Your Aging Mouth

Your Aging Mouth| Morris County Dental Associates | Succasunna, NJ When we think about aging, what most often comes to mind are those stubborn gray hairs and the wrinkles around the eyes. For some of us, it is our aching joints that call our attention as we get older. Of course, we know that aging is not a localized event; the entire body changes as the birthdays pass. That includes the mouth.  As you head up the ladder of aging, know that your Succasunna dentist has you covered.

We understand the various ways that aging can affect oral health, and we monitor and treat conditions such as:

Dry Mouth

Dry mouth sometimes comes on so gradually that it can reach a problematic stage without us knowing it. The dental condition known as xerostomia creates an uncomfortable feeling in the mouth. It may also make it difficult to speak with ultimate clarity. Even more concerning, dry mouth increases the risk for dental conditions including gum disease and cavities. So, we want to assess the risk for dry mouth by knowing patients’ medical history. Health conditions such as diabetes and Parkinson’s Disease may lead to xerostomia, as can certain medications. If this condition does develop, it may be managed by drinking plenty of water throughout the day, and by chewing sugarless gum. Individuals with dry mouth should also limit alcohol consumption and should not smoke.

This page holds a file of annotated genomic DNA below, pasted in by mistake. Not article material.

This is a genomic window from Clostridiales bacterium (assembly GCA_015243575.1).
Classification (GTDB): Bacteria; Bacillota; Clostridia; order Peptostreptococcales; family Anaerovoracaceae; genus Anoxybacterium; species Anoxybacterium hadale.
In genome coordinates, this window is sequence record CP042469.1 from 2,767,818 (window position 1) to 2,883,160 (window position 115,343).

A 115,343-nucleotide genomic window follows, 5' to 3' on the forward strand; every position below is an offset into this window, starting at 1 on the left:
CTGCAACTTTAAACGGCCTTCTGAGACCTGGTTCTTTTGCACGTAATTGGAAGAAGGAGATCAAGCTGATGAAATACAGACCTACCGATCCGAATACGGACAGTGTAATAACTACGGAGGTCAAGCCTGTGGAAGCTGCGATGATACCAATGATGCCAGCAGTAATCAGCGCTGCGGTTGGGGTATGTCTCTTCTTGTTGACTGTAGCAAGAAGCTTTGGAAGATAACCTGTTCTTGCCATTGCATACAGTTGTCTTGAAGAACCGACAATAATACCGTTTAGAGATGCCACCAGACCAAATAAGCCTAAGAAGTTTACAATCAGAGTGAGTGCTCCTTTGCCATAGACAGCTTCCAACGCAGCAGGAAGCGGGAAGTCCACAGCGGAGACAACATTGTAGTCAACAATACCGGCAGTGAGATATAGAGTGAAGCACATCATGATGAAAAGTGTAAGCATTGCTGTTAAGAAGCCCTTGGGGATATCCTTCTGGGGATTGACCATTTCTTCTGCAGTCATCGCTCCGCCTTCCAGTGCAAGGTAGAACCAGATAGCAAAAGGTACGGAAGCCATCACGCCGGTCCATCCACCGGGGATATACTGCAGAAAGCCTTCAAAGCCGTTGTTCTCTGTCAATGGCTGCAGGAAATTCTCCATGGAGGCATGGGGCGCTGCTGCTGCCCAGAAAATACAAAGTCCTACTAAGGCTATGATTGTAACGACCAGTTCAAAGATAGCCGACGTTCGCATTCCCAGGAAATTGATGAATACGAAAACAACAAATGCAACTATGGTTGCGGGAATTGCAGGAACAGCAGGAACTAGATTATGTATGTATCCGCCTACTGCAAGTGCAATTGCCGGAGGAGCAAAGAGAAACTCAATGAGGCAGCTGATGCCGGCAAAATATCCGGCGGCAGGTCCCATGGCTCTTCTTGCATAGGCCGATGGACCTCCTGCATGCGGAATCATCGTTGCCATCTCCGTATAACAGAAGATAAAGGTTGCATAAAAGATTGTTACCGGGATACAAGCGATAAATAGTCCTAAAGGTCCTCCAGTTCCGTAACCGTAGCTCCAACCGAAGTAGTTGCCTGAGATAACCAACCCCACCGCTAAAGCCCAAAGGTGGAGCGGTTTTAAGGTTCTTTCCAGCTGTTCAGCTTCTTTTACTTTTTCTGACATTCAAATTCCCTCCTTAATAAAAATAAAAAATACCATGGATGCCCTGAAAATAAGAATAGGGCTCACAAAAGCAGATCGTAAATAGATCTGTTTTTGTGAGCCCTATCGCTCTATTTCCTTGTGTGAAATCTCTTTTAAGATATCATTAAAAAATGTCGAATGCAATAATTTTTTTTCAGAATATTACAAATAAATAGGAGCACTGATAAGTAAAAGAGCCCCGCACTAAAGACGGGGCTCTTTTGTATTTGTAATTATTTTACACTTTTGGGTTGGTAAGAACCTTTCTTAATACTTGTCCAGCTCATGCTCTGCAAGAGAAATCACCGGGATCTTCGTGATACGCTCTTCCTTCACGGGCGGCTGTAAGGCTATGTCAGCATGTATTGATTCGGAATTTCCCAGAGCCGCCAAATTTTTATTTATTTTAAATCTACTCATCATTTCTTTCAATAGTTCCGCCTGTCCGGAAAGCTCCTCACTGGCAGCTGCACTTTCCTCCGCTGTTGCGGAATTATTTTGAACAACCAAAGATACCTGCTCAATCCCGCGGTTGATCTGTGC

Gum Disease

It almost seems as though periodontal disease could be categorized as an age-related condition because so many of us struggle with this infection as we get older. It is important to stay ahead of inflammation and degradation of gum tissue with healthy brushing and flossing habits. Acidic foods and beverages also lend to the inflammatory process, both in the mouth and systemically, so should be limited as much as possible.  Smoking should also be avoided. Finally, routine dental checkups and cleanings are necessary to inhibit aggressive bacterial invasion in the gums.

Bone Loss

As women age, one of the problems they are encouraged to monitor closely is bone loss. Women are more likely to lose bone density as they age, and this can occur anywhere in the body. Bone loss in the jaw is detrimental to oral health because it is in the bone where teeth roots are settled, and where they gain stability. Vitamin D is essential for calcium uptake in the body, so women should speak with their healthcare provider about proper supplementation for their needs.

Schedule a Consultation

From gum disease to failing dental work to discoloration and bone loss, we provide friendly care to help patients mitigate the effects of the aging mouth. To schedule a visit with us, call 973-328-1225.

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